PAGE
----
Energy 2 March, 2023 10:00 am   
COMMENTS: Konrad Świrski

Coal prices are dropping. The worst is either behind us, or not here yet

36-Weglokoks Węgiel. Picture by Węglokoks

Winter is coming to an end and warmer days are here, so fuel prices are dropping on the markets. The doomsday forecasts did not come true and the combination of warmer weather with a weakening economic situation, as well as diversification of fuel imports from around the world is giving Europe energy stability. The newspapers are proclaiming that “the worst is over” and (coal) prices will be low, but doesn’t that prophesy a disaster? – asks prof. Konrad Świrski from the Warsaw University of Technology.

The quasi-optimistic scenario for the upcoming political events, where the hostilities in Ukraine are not getting worse and the process of replacing Russian fossil fuels on European markets has stabilized, provides for further decline of price indices. On February 25, 2023, the ARA index was USD 150 per ton – roughly equivalent to the levels from July or November 2021, which is still well above the price lows (even below USD50 / ton), but at the same time far from the record USD 460/ton (immediately after the outbreak of the war). In the medium term the trend is decreasing and if the conflict doesn’t escalate, it looks like the coal prices will continue to go down. The problem for Poland and the Polish energy sector is that this quasi-optimistic world scenario does not have to be the same for the Polish energy and mining sector and in 2023, when elections will be held, may take a very pessimistic turn.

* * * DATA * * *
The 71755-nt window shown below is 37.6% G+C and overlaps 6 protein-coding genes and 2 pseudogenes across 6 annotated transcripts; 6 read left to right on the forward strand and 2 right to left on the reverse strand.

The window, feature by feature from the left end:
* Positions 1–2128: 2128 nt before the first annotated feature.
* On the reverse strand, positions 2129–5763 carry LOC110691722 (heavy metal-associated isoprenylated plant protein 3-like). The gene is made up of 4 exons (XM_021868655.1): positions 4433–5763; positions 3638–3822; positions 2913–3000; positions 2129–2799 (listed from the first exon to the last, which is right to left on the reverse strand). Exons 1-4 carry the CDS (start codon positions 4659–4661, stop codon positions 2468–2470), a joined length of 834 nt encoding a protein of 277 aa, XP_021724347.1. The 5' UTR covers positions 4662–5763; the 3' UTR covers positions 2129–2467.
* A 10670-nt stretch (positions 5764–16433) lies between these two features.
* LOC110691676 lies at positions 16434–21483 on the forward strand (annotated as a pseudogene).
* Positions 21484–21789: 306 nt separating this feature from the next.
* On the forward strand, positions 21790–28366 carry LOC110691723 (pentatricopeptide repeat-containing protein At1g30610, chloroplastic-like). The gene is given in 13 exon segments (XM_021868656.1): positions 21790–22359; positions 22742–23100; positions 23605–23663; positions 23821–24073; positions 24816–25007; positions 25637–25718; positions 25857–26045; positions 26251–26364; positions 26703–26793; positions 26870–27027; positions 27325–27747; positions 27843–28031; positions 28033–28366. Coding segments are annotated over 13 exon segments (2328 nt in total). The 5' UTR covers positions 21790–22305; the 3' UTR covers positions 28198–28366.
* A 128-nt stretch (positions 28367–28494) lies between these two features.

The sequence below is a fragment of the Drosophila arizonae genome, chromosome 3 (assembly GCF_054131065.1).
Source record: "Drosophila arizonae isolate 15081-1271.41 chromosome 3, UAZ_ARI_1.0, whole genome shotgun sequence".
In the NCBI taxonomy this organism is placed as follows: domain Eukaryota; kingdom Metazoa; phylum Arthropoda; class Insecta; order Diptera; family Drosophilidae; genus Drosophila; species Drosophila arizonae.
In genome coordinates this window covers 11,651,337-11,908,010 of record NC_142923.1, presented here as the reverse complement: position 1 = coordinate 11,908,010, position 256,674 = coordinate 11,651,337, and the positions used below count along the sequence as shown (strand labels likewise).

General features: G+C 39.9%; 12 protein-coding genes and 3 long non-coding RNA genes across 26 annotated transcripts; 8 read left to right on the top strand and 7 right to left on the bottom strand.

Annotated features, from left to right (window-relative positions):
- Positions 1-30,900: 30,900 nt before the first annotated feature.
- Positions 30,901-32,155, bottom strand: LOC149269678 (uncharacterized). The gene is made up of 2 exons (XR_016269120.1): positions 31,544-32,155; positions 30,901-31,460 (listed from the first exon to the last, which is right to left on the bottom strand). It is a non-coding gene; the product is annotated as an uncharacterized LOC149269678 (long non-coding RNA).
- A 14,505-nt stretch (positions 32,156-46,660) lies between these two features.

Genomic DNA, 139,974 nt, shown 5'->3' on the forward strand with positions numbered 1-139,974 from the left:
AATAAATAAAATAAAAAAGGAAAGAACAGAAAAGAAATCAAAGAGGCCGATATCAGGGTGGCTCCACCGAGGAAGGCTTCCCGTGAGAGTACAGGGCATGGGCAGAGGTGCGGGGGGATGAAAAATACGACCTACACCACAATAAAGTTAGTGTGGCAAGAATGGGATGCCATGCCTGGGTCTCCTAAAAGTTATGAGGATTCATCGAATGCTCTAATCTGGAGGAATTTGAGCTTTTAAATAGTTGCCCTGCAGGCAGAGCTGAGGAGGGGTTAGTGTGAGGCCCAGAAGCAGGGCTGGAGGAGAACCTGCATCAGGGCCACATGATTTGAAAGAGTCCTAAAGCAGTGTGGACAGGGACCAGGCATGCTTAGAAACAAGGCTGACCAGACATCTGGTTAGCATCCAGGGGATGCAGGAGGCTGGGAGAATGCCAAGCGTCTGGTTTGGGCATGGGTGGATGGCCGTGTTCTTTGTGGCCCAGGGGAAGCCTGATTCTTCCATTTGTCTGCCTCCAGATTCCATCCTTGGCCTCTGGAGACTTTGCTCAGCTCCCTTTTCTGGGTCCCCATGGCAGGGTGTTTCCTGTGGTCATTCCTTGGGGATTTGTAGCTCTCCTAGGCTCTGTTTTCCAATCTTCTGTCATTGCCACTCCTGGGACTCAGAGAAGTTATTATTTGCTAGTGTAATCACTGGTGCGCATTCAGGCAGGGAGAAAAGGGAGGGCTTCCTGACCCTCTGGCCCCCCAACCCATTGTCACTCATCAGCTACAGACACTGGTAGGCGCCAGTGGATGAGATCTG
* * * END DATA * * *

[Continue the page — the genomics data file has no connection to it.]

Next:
The Polish energy sector is still based on coal (75 percent still in generation statistics), where more than 50 percent of power is produced from hard coal. This means that in a sense it is a hostage to the coal lobby, that is skilfully slowing down or completely stopping the energy transition. If the electricity in the power outlet depends on coal, then the best way for the sector to have a peaceful future is not to optimize costs and instead eliminate competition. Consequently, there are practically no changes on the RES market (superficial amendments to the 10h Act), but there are strong lobbying arguments claiming that the grid cannot accept more renewable sources (and the number of refusals of new connections), and there is the never-ending narrative about unstable RES and exorbitant gas prices (which did indeed soar higher than coal’s – even several times – up to EUR 350 per MWh, but are now in the same downward trend as coal, dipping to EUR 50 per MWh).

Many analyses and modifications to the energy strategy prepared for the election year, are suggesting that actually there is no point in replacing coal with natural gas (as a transition fuel), and that nothing should change and coal should stay, so that later on it can be converted to large Gen III+ nuclear power plants and an astronomical (considering the current commercialization state) number of SMRs. There is no use hiding that today the “conservative” energy sector is by and large promoting the stopping of the transition and replacing coal with the atom (in the end everybody knows that it takes at least 10 years to build an NPP, and we haven’t built anything yet).